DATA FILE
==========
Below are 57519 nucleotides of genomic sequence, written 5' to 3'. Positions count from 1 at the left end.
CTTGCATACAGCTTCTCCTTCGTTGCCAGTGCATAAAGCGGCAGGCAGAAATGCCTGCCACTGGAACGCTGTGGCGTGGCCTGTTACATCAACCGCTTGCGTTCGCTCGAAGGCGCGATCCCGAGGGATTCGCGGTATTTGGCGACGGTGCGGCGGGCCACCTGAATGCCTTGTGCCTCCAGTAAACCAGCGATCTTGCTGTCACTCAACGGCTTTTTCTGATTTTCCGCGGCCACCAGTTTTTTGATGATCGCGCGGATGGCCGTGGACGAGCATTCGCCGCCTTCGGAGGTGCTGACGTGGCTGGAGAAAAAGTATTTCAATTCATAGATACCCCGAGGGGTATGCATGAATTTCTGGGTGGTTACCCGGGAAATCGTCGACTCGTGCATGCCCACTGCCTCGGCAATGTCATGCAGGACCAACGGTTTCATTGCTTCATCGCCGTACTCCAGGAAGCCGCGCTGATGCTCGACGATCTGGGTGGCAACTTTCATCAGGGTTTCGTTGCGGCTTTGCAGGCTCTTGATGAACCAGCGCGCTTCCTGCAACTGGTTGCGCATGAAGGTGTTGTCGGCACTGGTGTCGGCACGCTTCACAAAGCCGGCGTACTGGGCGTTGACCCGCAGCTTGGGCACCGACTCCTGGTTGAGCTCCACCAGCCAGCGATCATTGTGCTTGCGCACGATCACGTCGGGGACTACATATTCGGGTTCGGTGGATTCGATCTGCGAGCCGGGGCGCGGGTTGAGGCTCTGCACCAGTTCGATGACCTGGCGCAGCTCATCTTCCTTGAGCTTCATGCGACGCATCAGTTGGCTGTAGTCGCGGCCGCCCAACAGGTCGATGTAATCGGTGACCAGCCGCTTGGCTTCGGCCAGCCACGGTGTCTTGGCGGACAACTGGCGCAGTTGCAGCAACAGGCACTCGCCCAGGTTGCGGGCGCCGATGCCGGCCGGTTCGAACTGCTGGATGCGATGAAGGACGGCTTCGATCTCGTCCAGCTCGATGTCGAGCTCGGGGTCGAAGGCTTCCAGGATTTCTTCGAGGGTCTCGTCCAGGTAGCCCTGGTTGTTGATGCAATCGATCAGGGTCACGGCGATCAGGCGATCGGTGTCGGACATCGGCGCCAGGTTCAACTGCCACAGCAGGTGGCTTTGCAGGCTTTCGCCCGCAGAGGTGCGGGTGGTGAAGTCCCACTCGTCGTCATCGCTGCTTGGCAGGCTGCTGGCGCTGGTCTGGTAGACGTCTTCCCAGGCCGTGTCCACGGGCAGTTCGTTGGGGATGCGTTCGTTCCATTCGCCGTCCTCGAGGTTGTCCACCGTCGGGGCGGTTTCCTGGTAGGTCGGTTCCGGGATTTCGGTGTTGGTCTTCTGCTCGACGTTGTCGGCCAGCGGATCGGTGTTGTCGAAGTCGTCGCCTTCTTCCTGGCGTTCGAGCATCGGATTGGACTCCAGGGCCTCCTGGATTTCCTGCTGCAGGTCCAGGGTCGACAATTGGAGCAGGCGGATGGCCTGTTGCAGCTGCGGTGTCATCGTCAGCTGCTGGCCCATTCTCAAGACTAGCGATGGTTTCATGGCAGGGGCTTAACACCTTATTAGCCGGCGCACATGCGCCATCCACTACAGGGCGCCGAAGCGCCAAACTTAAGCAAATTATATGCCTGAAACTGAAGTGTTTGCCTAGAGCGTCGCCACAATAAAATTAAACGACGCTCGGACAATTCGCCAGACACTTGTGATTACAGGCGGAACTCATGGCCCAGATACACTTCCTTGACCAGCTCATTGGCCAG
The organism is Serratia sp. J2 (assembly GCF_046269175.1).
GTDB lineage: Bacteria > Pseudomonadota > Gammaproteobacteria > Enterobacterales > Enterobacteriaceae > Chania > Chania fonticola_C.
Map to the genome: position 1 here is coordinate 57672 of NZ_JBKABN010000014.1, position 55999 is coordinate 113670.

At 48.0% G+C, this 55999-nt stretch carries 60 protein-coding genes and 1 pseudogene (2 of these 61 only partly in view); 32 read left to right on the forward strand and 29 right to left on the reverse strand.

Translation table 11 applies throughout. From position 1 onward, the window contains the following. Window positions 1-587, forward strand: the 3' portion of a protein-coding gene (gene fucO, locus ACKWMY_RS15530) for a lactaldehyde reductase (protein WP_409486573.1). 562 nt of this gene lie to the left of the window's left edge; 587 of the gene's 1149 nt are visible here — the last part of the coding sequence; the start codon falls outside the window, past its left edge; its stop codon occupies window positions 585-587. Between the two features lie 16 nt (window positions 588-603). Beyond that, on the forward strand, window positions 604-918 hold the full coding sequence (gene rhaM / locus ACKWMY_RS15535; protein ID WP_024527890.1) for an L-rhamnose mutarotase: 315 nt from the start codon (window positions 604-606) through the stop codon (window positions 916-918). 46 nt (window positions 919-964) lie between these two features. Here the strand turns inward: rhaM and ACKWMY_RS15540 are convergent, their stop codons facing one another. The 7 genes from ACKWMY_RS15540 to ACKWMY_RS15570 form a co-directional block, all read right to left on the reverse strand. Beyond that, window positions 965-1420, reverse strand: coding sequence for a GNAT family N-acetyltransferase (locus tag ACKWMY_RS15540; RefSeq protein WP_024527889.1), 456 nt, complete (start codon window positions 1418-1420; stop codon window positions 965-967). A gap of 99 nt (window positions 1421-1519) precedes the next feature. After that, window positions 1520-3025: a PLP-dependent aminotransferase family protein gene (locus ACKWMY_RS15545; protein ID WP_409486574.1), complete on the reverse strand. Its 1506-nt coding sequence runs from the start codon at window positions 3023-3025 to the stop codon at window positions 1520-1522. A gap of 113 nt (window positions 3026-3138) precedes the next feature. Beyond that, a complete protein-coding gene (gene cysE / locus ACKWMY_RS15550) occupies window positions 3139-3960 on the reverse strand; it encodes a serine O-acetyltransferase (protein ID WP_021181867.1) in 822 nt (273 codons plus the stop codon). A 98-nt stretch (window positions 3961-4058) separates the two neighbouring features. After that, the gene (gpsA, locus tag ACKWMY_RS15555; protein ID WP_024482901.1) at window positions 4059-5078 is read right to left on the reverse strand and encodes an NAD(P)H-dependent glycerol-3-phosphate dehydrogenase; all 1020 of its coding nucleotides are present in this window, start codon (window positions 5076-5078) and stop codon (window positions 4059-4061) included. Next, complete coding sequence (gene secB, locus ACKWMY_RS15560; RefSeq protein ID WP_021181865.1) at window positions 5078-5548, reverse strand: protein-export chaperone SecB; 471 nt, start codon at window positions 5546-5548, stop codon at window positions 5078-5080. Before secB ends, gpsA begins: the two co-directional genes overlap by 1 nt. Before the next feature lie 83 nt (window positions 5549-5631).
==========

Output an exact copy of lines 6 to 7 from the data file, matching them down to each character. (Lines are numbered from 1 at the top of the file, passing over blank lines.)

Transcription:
At 48.0% G+C, this 55999-nt stretch carries 60 protein-coding genes and 1 pseudogene (2 of these 61 only partly in view); 32 read left to right on the forward strand and 29 right to left on the reverse strand.

Translation table 11 applies throughout. From position 1 onward, the window contains the following. Window positions 1-587, forward strand: the 3' portion of a protein-coding gene (gene fucO, locus ACKWMY_RS15530) for a lactaldehyde reductase (protein WP_409486573.1). 562 nt of this gene lie to the left of the window's left edge; 587 of the gene's 1149 nt are visible here — the last part of the coding sequence; the start codon falls outside the window, past its left edge; its stop codon occupies window positions 585-587. Between the two features lie 16 nt (window positions 588-603). Beyond that, on the forward strand, window positions 604-918 hold the full coding sequence (gene rhaM / locus ACKWMY_RS15535; protein ID WP_024527890.1) for an L-rhamnose mutarotase: 315 nt from the start codon (window positions 604-606) through the stop codon (window positions 916-918). 46 nt (window positions 919-964) lie between these two features. Here the strand turns inward: rhaM and ACKWMY_RS15540 are convergent, their stop codons facing one another. The 7 genes from ACKWMY_RS15540 to ACKWMY_RS15570 form a co-directional block, all read right to left on the reverse strand. Beyond that, window positions 965-1420, reverse strand: coding sequence for a GNAT family N-acetyltransferase (locus tag ACKWMY_RS15540; RefSeq protein WP_024527889.1), 456 nt, complete (start codon window positions 1418-1420; stop codon window positions 965-967). A gap of 99 nt (window positions 1421-1519) precedes the next feature. After that, window positions 1520-3025: a PLP-dependent aminotransferase family protein gene (locus ACKWMY_RS15545; protein ID WP_409486574.1), complete on the reverse strand. Its 1506-nt coding sequence runs from the start codon at window positions 3023-3025 to the stop codon at window positions 1520-1522. A gap of 113 nt (window positions 3026-3138) precedes the next feature. Beyond that, a complete protein-coding gene (gene cysE / locus ACKWMY_RS15550) occupies window positions 3139-3960 on the reverse strand; it encodes a serine O-acetyltransferase (protein ID WP_021181867.1) in 822 nt (273 codons plus the stop codon). A 98-nt stretch (window positions 3961-4058) separates the two neighbouring features. After that, the gene (gpsA, locus tag ACKWMY_RS15555; protein ID WP_024482901.1) at window positions 4059-5078 is read right to left on the reverse strand and encodes an NAD(P)H-dependent glycerol-3-phosphate dehydrogenase; all 1020 of its coding nucleotides are present in this window, start codon (window positions 5076-5078) and stop codon (window positions 4059-4061) included. Next, complete coding sequence (gene secB, locus ACKWMY_RS15560; RefSeq protein ID WP_021181865.1) at window positions 5078-5548, reverse strand: protein-export chaperone SecB; 471 nt, start codon at window positions 5546-5548, stop codon at window positions 5078-5080. Before secB ends, gpsA begins: the two co-directional genes overlap by 1 nt. Before the next feature lie 83 nt (window positions 5549-5631).